Recently there has been some buzz around Magento getting support for Twig template engine. Looking at the CHANGELOG.markdown file under the Magento2 GitHub repository for 184.108.40.206-dev44 version commit, this seems to be more than just a buzz. Here are the specific log entries mentioning the Twig:
- Introduced support for Twig templating
- template rendering, including phtml, was abstracted into a Mage_Core_Block_Template_Engine to make support for other template engines easier
- included Magento-specific Twig functions and filters
- Converted product view page to demonstrate use of Twig templates and services
So what exactly is Twig? Twig is a modern template engine for PHP, you can get it from http://twig.sensiolabs.org. It is fast, secure and flexible, at least the “commercial” says so :). Twig is developed by Fabien Potencier, the creator of the Symfony framework, and it is released under the new BSD license.
Even today, in 2013, there are many developers that will argue how PHP itself is a template engine itself so adding something like specialised template engines on top of it is an overkill. When you look at the Magento 1.x series, it uses pure PHP mixed with HTML within its *.phtml files, and the whole thing works. Well, it works more or less, until you get your developer assembling collection objects and coding in hundred of lines of business logic within .phtml file, logic that needs to be shared across few controllers, etc. Then the whole thing gets bunch of duplicated code, etc.
There are strong arguments why use template engine with PHP. I would strongly recommend reading the Templating Engines in PHP article written by Fabien Potencier himself. Be worn doe, author himself has an article intro starting with “This blog post is not for the faint-hearted!”. I personally agree with his views and comments on the modern template language feature requirements such as: concision, template oriented syntax, reusability, security, etc. With that said, I personally welcome the support for Twig within Magento2.
So where are we with Magento 2 + Twig implementation. If you git clone https://github.com/magento/magento2.git project and pull it into your favorite IDE (NetBeans) then do a Find for “twig” string, you will get a result of “Found 4,944 matches of twig in 397 files.”. There is no point in listing all those files here, this is just to get a glimpse on things. Since everything major and core in Magento start from Mage_Core, if you do a same search on the /app/code/Mage/Core/ folder you will get a result of “Found 47 matches of twig in 4 files.”. Now this is the number of files we can start tracing from.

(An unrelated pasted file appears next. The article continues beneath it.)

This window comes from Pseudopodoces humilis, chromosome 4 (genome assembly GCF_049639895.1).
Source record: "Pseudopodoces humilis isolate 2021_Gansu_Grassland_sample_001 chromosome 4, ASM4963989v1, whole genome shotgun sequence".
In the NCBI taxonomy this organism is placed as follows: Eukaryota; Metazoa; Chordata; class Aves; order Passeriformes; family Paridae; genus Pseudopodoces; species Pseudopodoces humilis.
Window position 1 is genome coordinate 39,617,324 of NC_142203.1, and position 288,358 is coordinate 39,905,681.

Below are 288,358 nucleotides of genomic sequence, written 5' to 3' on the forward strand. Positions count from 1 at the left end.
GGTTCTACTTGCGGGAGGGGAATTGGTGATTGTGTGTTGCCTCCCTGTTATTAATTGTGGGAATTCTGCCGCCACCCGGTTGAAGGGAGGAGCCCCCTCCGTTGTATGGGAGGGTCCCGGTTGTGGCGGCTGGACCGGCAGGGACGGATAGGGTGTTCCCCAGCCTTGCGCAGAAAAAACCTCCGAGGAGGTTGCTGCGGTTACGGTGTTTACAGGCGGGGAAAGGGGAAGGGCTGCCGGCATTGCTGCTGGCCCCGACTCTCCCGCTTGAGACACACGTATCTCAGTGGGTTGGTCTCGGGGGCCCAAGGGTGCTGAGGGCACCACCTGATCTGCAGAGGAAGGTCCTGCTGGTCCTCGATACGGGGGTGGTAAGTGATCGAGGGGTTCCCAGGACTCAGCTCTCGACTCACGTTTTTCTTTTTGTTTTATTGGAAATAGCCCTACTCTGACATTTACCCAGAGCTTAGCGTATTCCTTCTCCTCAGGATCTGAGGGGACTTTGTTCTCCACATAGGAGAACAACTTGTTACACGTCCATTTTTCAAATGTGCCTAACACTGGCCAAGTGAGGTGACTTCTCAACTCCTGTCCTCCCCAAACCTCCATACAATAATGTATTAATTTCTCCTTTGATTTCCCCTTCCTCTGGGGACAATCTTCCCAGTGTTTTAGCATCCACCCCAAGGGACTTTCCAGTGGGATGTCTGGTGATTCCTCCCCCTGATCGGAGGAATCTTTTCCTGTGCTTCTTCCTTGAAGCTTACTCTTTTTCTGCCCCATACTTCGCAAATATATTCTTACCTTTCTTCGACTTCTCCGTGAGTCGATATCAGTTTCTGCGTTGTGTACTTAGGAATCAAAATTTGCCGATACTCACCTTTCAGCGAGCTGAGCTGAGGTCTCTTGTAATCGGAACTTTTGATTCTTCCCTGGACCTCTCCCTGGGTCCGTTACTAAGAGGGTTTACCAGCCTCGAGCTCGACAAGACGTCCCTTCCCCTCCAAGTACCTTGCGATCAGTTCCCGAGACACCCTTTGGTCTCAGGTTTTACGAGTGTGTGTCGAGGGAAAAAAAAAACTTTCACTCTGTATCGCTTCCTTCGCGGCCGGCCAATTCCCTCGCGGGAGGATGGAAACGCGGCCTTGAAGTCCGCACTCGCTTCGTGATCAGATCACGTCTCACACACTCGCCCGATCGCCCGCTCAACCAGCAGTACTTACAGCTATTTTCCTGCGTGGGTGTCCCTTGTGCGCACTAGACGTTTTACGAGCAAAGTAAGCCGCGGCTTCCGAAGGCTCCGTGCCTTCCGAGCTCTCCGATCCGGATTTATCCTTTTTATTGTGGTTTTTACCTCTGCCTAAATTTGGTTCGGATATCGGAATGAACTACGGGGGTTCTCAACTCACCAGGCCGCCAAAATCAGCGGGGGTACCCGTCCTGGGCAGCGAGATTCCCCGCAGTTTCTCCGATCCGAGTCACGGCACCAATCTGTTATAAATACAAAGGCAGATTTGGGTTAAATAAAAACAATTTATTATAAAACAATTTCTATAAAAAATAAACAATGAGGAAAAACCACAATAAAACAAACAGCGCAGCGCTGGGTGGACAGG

You can clearly see that there is a Mage_Core_Block_Template_Engine_Twig class that implements the Mage_Core_Block_Template_EngineInterface interface. I must say, this is a nice surprise, seeing Magento using interfaces. You can take this as a bit of sarcasm from my side given that Magento 1.x was all about class extending. Surprisingly, Mage_Core_Block_Template_EngineInterface interface is ultimately simple, it only holds one method “public function render(Mage_Core_Block_Template $block, $templateFile, $vars);”. Looking further at the Mage_Core_Block_Template_Engine_Factory class and its “public function get($name)” method, seems like built in stuff will cover standard *.phtml and new Twig templates.
I won’t go into further details about implementation and usage, maybe in some of my later articles, when I actually get to play with it.
To conclude, what I am personally hoping that the Twig templating support will achieve for Magento 2 is slightly cleaner 3rd party extension code in a first place. Primarily hoping not to see any more collection and business logic code within yesterdays *.phtml files, etc.
Would be interesting to hear your thought about this Magento move?